New York | December 24, 2021 5:42 am

The 5 New York Restaurants We Loved Most in 2021

These eateries didn't just survive a year of impossible circumstances — they thrived

A number of dishes from Olmsted in Brooklyn's Prospect Heights neighborhood
Evan Sung

Since the start of the pandemic, restaurants around New York City have had to contend with a seemingly never-ending onslaught of challenges outside of those they already face (the city’s competitive culinary landscape, sky-high rent prices, etc.). But the city’s best eateries rolled with the punches through it all, figuring out what to do with their quickly erected outdoor dining structures, dodging and weaving through sudden changes in safety guidelines, and bracing for what’s to come next as new COVID variants reared their ugly heads. 

“I’m honestly glad any restaurant stayed open [through the pandemic],” says Otway owner Samantha Safer. “There was a moment in August of 2020 where we started seeing closures, and it was gut wrenching to read about. I cried for people I have never met but knew had worked incredibly hard to open their restaurants.”

This year, restaurants have done more than just survive, though — they’ve managed to pull through even stronger on the other side. Beloved institutions like Jing Fong have closed and re-emerged from the ashes in new locations, while others, like Greg Baxtrom’s Otway and Maison Yaki, have pivoted into unique new concepts that are both pandemic-savvy and philanthropic. Speaking of philanthropy, a slew of NYC restaurants and bars have been doing the unthinkable: raising money for worthy causes and those in need rather than just focusing on their own survival. And throwing caution to the wind, new spots have opened up for business all around the city, providing New Yorkers with even more to look forward to as we head into the unknown of 2022. 

While most year-end roundups tend to focus on what’s brand new (and with good reason!), we’ve pulled together a short list of some of the restaurants we feel grateful to still have at our dining disposal in New York. Bon appetit, and we’ll see you over a bowl of noodles in the New Year. 

Dim sum at Jing Fong
Dim sum at Jing Fong
Jing Fong/Instagram

Jing Fong

Since Jing Fong moved to its former location on Chinatown’s Elizabeth Street in 1992, it has been regarded as the city’s largest dim sum hall. Technically, the beloved restaurant has been around even longer than that, too, first opening way back in 1972. Now on its third generation of ownership, the news that it was closing earlier this year provided an undeniable gut punch to many. It also doesn’t help that Chinatown was one of the hardest hit areas in New York over the past two years, with a reported one third of its more than 300 restaurants facing permanent closures.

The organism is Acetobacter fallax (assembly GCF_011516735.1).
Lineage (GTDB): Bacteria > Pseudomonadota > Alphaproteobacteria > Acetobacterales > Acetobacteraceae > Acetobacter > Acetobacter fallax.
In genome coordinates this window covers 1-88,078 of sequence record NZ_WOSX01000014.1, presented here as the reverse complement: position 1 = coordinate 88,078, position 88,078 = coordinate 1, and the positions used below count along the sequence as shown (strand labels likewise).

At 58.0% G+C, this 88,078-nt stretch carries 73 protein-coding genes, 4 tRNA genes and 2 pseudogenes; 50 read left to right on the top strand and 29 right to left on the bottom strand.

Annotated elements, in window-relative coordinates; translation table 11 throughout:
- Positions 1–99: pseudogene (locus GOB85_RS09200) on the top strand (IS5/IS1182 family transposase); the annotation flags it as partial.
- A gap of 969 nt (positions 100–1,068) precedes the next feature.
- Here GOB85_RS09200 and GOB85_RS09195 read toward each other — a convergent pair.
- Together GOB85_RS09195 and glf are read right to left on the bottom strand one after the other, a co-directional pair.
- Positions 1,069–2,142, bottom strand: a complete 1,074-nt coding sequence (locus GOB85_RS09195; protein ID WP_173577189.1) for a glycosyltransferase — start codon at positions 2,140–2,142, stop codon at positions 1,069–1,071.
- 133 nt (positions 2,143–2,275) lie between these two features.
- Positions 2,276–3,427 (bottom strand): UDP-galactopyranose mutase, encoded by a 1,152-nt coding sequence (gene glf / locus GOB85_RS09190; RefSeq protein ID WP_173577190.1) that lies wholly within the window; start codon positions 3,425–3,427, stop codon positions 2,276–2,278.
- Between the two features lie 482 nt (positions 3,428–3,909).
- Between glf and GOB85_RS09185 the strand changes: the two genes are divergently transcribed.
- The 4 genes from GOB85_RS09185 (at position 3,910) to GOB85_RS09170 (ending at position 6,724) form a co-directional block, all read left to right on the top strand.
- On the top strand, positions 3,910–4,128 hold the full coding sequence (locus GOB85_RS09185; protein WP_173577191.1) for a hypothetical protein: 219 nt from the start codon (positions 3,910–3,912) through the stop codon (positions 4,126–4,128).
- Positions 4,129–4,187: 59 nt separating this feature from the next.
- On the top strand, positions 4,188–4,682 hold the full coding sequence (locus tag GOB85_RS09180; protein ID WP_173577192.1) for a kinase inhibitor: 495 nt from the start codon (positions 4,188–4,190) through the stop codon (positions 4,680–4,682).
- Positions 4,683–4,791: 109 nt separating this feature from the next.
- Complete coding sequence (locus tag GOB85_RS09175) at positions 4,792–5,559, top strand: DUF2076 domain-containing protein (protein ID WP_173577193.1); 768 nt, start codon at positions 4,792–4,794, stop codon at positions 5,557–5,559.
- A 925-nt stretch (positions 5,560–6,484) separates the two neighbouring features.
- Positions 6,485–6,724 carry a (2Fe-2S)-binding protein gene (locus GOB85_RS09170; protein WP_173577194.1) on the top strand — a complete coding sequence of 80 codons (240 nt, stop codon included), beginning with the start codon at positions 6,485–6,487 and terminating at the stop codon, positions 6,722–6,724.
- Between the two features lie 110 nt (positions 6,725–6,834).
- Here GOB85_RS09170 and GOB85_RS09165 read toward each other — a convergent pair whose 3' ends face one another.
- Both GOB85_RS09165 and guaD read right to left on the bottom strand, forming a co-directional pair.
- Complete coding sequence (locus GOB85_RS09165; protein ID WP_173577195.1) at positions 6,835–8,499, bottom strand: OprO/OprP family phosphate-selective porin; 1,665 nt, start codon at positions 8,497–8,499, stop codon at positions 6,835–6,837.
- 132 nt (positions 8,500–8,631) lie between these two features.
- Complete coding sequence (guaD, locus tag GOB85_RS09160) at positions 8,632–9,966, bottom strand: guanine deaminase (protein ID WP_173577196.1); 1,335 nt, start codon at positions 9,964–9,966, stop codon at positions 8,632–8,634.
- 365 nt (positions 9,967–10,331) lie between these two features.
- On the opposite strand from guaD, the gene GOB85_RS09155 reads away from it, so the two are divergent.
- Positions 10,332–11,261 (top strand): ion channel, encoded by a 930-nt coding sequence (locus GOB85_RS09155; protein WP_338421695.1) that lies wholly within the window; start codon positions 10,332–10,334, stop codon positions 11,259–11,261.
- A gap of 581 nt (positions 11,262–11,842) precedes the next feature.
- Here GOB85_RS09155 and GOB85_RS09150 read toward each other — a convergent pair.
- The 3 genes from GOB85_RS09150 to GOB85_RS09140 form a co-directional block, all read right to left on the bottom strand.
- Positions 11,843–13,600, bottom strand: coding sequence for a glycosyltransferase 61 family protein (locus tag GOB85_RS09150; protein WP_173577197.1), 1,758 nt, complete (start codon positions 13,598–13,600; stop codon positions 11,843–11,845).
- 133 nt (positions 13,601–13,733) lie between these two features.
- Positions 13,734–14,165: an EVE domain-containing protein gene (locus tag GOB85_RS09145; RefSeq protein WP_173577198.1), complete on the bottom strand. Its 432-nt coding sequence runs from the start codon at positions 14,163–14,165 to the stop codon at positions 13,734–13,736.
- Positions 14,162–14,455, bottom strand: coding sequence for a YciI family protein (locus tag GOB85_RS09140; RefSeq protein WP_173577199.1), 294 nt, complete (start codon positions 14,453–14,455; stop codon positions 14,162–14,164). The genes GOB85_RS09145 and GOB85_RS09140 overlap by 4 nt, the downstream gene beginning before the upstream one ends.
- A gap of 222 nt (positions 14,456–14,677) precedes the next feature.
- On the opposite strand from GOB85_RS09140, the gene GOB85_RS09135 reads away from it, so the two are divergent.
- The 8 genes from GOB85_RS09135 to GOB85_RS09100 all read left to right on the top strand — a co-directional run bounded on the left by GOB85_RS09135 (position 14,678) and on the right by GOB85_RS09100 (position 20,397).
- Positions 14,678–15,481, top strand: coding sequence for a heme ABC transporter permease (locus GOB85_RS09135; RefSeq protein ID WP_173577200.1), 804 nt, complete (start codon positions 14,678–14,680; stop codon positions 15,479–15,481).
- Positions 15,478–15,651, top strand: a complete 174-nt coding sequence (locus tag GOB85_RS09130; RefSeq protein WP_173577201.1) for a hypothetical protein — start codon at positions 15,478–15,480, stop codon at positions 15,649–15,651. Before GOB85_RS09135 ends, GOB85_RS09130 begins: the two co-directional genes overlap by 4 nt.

Now, as the restaurant slowly reopens in its new location on Centre Street, it is no longer the largest — but it is perhaps the mightiest dim sum spot in town. “The sign used to say, ‘Jing Fong Big Restaurant’ in Chinese,” owner Truman Lam recently told Eater. “We have the same sign here, but we took out the word ‘big.’”

Jing Fong’s return not only spells good news for local dim sum lovers, but signals a hopeful next step for the future of Chinatown. To help support their reopening (and for some amazing dumplings and more), you can order for takeout and delivery, or visit their still-open Upper West Side location. 

Oysters on the half shell at Otway
Oysters on the half shell at Otway
Emile Askey

Clinton Hill

Over the years of owning Otway, a beloved neighborhood cafe and restaurant in Clinton Hill, owner Samantha Safer has had her fair share of bumps and battles. None could have prepared her and her staff for the ongoing madness that is the COVID-19 pandemic. Yet she’s managed to pop up one of the most attractive outdoor seating structures and pivot the business into a coffee window that seems to attract a line down the street almost every morning. Through that tiny window, her team handed eager customers freshly baked morning buns and steaming oat milk lattes.